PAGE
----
Dr Jekyll and Mr Hyde – February 2018

Experience: 6/10

Adapted by David Edgar from the story by Robert Louis Stevenson

Directed by Kate Saxon

Venue: Rose Theatre, Kingston

Date: Thursday 15th February 2018

This was a decent attempt to put Stevenson’s story on the stage, but suffered from the usual problems of such adaptations – having to shift scenes very quickly as well as coping with visual changes which are done much more easily on TV and film. The cast did a reasonable job overall, and Phil Daniels created two clearly distinct performances as Jekyll and Hyde. The addition of a singer for this production was largely wasted on me, and I found the gloomy lighting a problem at times, as with increasing age I need more light to see by, not less. But this performance certainly kept my attention much better than the afternoon’s offerings, for which I was grateful.

The set had to accommodate several locations, and while it wasn’t the most sophisticated I’ve ever seen, it did the job pretty well. An upper balcony stretched across the centre of the stage, with a spiral staircase at the left side. Underneath was a filler wall which could be either the doors to Jekyll’s sister’s garden or the fireplace of Jekyll’s flat. For other locations it was usually left open. There were doors at either side of the wide stage, and an additional door, coloured bright red, in Jekyll’s lodgings, this being the door to the lab. Once through this door, a tall rack of glass bottles containing coloured liquids masked the right-hand door, while a table and overhead light took centre stage. With all of the furnishings removed, the stage became a gloomy London street.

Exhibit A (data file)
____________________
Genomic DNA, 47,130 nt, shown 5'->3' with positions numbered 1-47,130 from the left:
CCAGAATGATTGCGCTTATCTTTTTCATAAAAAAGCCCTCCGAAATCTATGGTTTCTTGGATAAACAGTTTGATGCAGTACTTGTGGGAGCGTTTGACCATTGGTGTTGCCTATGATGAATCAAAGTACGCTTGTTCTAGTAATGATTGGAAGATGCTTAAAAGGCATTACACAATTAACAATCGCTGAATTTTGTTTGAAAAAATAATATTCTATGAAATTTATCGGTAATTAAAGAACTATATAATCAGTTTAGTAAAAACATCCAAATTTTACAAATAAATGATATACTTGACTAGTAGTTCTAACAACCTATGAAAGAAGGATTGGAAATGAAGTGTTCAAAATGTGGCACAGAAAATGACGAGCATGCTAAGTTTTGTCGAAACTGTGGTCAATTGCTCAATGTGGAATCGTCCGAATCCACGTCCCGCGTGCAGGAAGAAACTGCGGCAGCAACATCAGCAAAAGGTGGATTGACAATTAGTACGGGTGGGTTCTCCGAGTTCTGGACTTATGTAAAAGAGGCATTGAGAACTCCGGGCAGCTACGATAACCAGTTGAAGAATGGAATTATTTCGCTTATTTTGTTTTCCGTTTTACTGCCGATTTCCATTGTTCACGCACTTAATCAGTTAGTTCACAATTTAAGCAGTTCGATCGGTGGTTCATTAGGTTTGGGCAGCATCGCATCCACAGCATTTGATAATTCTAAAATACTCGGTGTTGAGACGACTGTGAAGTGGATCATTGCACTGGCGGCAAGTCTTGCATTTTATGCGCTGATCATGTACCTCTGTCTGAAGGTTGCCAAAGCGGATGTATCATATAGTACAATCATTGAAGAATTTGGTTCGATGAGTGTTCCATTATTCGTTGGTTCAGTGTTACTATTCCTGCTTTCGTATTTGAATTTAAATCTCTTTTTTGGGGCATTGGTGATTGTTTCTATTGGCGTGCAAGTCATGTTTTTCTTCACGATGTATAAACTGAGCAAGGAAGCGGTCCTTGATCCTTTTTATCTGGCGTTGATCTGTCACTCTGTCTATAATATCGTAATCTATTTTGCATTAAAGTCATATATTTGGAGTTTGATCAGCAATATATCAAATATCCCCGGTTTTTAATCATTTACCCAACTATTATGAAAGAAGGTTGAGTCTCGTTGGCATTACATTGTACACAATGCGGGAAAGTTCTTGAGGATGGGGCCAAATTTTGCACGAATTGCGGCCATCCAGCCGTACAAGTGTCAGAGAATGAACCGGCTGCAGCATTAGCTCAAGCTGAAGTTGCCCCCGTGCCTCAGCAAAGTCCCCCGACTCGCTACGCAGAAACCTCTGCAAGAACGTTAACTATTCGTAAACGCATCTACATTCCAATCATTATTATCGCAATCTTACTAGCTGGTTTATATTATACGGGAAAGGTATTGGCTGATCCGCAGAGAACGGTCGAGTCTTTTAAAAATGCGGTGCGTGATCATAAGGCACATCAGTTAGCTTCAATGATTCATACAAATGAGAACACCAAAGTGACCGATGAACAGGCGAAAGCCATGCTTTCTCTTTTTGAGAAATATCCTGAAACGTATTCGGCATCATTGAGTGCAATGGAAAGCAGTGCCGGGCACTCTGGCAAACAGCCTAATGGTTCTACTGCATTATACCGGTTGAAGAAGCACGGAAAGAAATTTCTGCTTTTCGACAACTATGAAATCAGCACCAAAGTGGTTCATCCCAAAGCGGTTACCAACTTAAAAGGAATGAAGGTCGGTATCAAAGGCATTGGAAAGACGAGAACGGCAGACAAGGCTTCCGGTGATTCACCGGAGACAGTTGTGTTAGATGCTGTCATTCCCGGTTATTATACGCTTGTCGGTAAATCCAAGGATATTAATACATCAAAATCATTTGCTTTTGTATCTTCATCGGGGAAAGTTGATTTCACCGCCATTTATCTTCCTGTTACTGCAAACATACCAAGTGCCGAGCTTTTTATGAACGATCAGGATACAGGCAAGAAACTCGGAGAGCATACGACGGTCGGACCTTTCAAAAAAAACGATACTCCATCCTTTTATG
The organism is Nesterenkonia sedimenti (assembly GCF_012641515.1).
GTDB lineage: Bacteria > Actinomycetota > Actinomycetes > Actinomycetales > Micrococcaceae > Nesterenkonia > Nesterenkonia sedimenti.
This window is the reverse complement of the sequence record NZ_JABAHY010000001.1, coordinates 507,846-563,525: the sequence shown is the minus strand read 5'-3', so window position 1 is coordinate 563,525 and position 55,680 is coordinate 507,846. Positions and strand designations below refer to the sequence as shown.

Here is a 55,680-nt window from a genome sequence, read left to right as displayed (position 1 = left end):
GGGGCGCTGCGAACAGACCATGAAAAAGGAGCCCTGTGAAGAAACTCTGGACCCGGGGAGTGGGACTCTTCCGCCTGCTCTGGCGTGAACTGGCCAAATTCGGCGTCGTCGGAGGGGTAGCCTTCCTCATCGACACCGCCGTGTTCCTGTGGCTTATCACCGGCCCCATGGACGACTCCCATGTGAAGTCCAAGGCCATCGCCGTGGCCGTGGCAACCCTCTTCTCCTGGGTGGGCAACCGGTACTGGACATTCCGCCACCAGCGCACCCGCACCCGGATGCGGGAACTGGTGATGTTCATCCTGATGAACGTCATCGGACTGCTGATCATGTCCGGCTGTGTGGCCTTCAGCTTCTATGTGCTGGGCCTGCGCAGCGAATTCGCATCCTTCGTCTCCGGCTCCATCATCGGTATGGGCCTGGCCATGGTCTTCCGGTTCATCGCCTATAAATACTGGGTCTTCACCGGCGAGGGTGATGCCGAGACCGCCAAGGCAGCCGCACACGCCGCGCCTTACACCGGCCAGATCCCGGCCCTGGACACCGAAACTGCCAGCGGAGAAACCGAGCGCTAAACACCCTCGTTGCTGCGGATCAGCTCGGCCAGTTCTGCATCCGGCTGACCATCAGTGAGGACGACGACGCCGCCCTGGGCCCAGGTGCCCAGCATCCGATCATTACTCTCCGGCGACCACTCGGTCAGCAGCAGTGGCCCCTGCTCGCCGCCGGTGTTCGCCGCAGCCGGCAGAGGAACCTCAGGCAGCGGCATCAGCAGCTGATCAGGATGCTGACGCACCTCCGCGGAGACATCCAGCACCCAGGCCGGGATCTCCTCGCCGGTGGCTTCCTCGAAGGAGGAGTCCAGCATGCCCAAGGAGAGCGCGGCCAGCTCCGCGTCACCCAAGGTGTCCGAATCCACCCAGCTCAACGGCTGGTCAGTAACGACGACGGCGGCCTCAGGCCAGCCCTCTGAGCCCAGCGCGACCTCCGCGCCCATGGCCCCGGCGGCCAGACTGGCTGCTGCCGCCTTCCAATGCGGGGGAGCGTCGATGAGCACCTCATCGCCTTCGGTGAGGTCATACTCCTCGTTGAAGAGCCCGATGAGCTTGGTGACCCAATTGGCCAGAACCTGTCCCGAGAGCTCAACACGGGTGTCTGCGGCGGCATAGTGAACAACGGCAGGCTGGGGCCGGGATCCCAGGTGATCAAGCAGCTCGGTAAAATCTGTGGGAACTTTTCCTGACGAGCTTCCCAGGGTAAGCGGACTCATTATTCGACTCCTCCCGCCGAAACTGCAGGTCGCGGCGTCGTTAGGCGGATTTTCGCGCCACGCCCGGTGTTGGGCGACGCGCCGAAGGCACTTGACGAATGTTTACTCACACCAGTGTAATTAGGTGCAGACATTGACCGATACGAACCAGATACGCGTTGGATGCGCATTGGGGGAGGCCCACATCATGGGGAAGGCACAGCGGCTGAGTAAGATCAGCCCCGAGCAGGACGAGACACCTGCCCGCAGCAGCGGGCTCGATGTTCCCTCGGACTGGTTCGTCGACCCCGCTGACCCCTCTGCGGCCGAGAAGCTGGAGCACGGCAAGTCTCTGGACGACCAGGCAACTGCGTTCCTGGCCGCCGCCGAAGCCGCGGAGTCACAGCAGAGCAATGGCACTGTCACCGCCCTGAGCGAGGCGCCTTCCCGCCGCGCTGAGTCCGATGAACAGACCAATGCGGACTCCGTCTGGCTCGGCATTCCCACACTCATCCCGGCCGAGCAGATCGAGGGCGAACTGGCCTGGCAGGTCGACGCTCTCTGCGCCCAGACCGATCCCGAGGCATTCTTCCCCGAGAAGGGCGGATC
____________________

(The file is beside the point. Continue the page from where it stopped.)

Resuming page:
The costumes and décor all contributed to the murky nature of the production. Dark clothes and dark paintwork made for dismal surroundings, but the cast did their best to keep things moving, and for the most part it worked quite well. My main problem was with the maid, Annie. It took me a long time to adjust to her accent, probably because it travelled round the British Isles at a fair lick. If it had settled down in one place, I would have been alright. Steve and I heard hints of Irish, Scottish and West Country, and that, combined with a tendency to gabble her lines, meant I got very little from her part at all. Since she was the one in the lab with Jekyll/Hyde at the end, when the final revelations were being presented, I lost most of the connection I’d had with the plot and found myself looking at my watch more than once. Even so, we enjoyed ourselves well enough, along with the rest of the audience.

© 2018 Sheila Evans at ilovetheatre.me

Out Of Love – February 2018

Experience: 4/10

By Elinor Cook

Directed by James Grieve

Company: Orange Tree/Paines Plough/Theatre Clwyd

Venue: Orange Tree Theatre

Date: Thursday 15th February 2018